Int J Sports Med 1987; 08(4): 286-291
DOI: 10.1055/s-2008-1025671
© Georg Thieme Verlag Stuttgart · New York

FFA and Insulin Response Dissociation to Gradual Short-Term Food Restriction in Exercising Rats

J.-M. Lavoie, R. Hélie, R. Pitre, R. Chaput
  • Department of Physical Education, University of Montreal, Montreal, Canada
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Publication History

Publication Date:
14 March 2008 (online)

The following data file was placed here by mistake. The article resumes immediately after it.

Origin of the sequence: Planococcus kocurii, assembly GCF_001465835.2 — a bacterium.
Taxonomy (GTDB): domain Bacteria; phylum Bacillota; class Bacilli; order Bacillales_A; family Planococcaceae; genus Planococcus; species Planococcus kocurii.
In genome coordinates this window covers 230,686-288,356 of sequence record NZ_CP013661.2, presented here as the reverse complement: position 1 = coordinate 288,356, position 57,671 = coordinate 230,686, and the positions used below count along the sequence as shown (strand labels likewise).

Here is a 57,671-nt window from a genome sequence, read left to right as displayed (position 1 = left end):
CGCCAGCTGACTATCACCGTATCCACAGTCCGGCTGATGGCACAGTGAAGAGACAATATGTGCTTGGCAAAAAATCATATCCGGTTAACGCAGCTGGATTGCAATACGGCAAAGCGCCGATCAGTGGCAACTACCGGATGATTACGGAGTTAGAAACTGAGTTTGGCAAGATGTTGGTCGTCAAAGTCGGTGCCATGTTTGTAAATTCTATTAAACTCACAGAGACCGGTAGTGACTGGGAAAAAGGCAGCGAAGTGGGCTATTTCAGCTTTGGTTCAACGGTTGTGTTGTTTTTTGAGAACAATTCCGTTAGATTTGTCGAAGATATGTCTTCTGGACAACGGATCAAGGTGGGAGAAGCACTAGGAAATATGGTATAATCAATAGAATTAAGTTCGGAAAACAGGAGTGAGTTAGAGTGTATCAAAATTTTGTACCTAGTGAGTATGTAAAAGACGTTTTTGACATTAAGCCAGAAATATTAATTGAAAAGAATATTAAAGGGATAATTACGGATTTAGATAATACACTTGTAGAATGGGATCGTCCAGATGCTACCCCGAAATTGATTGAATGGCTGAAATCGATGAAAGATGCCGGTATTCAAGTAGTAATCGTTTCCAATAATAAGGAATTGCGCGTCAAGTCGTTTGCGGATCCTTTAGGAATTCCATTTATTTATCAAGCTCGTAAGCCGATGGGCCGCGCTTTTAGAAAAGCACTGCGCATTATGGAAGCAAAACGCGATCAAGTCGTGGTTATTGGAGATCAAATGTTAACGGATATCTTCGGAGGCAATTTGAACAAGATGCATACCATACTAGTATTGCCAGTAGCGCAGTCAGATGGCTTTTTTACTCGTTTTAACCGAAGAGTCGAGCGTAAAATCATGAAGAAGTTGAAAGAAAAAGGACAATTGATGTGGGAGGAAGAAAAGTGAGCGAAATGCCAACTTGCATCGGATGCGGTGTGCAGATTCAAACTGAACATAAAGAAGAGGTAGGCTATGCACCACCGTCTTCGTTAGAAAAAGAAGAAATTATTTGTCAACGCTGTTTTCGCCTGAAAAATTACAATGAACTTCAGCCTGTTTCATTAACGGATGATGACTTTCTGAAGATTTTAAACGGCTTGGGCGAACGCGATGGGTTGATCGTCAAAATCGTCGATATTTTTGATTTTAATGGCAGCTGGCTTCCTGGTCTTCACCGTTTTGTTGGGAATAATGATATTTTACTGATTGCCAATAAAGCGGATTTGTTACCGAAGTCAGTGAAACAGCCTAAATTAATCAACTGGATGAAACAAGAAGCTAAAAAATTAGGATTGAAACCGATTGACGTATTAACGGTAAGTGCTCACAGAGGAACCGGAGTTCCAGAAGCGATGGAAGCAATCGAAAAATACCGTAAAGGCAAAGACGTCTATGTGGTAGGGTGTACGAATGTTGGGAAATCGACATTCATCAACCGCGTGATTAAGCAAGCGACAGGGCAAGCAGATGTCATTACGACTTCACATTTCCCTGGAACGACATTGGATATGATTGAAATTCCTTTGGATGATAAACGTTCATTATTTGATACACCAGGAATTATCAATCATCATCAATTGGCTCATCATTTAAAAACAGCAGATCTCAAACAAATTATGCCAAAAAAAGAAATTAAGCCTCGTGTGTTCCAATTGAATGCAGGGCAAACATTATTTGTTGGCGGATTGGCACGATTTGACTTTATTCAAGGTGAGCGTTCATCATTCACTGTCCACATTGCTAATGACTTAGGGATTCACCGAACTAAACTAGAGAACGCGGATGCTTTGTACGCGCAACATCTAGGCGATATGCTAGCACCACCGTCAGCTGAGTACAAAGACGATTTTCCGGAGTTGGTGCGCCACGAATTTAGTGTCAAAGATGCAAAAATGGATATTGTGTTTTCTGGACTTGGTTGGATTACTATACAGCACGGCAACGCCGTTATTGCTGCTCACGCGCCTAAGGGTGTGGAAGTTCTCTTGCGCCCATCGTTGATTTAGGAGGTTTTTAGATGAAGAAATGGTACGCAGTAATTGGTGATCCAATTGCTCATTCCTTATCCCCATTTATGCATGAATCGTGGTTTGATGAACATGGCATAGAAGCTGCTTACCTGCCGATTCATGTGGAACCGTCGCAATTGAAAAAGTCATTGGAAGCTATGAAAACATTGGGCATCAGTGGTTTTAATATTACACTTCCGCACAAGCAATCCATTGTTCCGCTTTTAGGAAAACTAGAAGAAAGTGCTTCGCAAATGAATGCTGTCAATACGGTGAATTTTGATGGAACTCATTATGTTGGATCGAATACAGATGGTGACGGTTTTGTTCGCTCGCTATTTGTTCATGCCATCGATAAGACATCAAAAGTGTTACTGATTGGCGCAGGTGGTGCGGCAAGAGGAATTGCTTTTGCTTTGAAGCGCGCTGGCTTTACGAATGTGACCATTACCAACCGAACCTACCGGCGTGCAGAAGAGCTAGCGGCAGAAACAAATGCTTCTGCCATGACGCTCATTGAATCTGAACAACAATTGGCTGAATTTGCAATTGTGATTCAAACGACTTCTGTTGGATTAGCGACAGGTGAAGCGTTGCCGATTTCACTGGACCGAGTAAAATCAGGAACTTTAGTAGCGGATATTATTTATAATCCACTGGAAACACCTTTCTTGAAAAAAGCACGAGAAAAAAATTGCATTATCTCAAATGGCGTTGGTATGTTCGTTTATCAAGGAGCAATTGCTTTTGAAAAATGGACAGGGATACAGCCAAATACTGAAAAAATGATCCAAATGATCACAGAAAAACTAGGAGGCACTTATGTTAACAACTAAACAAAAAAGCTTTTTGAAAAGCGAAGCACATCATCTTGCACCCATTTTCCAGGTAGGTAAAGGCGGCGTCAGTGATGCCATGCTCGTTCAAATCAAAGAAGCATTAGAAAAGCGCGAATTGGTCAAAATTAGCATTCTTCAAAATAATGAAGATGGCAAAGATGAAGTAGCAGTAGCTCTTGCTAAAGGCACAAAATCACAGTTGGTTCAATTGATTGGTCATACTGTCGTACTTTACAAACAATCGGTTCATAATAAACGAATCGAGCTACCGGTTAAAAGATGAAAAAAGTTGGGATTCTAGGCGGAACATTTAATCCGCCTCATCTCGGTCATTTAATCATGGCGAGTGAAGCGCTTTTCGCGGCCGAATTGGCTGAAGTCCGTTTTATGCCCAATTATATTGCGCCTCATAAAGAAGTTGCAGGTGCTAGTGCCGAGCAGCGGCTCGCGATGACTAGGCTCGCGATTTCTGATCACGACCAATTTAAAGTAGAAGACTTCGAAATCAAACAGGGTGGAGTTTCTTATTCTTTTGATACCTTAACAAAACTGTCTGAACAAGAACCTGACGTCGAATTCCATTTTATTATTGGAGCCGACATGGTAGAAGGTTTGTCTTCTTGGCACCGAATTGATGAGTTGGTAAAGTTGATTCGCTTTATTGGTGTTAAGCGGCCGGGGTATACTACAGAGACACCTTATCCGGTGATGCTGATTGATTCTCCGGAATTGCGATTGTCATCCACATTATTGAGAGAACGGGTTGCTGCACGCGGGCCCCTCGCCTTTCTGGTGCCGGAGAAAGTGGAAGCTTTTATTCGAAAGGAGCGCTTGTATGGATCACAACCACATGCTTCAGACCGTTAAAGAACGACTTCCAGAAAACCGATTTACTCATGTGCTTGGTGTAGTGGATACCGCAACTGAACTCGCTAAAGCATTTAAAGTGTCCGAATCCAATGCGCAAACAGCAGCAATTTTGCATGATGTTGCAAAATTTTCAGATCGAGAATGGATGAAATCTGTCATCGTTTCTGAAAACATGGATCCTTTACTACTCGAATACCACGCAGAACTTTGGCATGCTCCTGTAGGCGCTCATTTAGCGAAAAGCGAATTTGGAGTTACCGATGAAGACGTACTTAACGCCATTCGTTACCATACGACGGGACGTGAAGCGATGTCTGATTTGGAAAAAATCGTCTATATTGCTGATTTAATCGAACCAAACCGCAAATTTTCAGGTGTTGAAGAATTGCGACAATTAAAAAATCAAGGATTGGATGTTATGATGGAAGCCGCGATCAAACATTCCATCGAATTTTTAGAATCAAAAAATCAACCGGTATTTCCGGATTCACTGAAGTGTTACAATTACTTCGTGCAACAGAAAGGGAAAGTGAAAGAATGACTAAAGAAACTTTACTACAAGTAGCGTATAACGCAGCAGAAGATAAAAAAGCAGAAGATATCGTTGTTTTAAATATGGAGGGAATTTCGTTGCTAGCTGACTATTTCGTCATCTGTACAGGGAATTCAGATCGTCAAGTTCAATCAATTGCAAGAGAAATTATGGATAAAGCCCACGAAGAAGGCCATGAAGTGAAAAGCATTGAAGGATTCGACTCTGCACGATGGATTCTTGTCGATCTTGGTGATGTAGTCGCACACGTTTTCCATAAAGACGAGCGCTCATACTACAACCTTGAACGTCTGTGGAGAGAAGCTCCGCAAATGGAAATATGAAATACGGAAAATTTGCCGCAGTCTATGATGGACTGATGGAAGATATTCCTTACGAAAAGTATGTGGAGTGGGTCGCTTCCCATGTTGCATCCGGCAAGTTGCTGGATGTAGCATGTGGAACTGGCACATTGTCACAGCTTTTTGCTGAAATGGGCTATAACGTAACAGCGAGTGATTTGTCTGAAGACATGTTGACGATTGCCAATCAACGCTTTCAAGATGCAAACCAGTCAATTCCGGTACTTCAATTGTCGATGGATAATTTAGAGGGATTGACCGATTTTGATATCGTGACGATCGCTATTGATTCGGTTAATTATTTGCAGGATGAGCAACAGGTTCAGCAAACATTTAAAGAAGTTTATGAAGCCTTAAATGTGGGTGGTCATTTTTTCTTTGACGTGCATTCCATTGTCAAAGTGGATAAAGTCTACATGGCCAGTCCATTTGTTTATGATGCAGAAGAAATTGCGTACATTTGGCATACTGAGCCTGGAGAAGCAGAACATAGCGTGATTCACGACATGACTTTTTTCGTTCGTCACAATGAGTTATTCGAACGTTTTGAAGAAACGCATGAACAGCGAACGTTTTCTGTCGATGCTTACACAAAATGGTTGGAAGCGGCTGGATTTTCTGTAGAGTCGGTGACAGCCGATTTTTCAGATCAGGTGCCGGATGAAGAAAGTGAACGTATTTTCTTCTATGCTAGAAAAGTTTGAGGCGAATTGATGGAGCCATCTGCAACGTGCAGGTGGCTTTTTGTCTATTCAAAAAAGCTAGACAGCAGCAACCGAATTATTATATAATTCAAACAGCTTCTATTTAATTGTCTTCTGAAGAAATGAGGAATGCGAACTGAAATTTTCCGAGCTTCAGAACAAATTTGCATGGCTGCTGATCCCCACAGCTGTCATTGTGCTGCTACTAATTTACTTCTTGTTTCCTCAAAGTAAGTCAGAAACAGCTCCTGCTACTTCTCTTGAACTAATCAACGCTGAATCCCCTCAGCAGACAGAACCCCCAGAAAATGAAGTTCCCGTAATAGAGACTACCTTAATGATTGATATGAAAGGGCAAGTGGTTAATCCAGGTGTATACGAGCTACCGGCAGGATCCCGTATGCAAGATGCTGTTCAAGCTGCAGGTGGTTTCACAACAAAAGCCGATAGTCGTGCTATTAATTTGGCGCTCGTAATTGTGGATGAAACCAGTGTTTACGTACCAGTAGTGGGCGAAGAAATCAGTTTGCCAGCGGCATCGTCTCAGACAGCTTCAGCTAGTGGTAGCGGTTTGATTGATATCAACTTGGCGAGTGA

The present study examines the metabolic and hormonal responses of progressive short-term food restriction in rats at rest and during exercise. The night prior to the experiment, previously cannulated rats were assigned to one of three groups: (A) normal diet, (B) 50% food restriction, and (C) 75% food restriction. They were then run continuously for 50 min at 26 m · min-1, 0% grade. Resting liver glycogen levels were decreased in groups B and C (50% and 92%) while B-hydroxybutyrate values were increased in group C only. A similar group main effect (resting and exercise values) of a significant (P<0.05) increase in free fatty acid concentrations was found in groups B and C as compared to group A, while a decrease in insulin (P<0.01) and glucose (P<0.05) concentrations was observed in group C only. Norepinephrine and epinephrine concentrations were increased similarly in all three groups following exercise. Resting muscle glycogen levels were progressively reduced following food restrictions. These results indicate that (1) food deprivation at rest and during exercise first affects free fatty acid concentrations and thereafter the insulin response, (2) prolonged exercise following food restrictions increases the metabolic adaptative state of the resting organism. These findings are in disagreement with a sole action of pre-exercise insulin as a determinant of metabolic responses to exercise and provide evidence to the concept that a progressive reduction in liver glycogen might constitute a stimulus for the early free fatty acid response.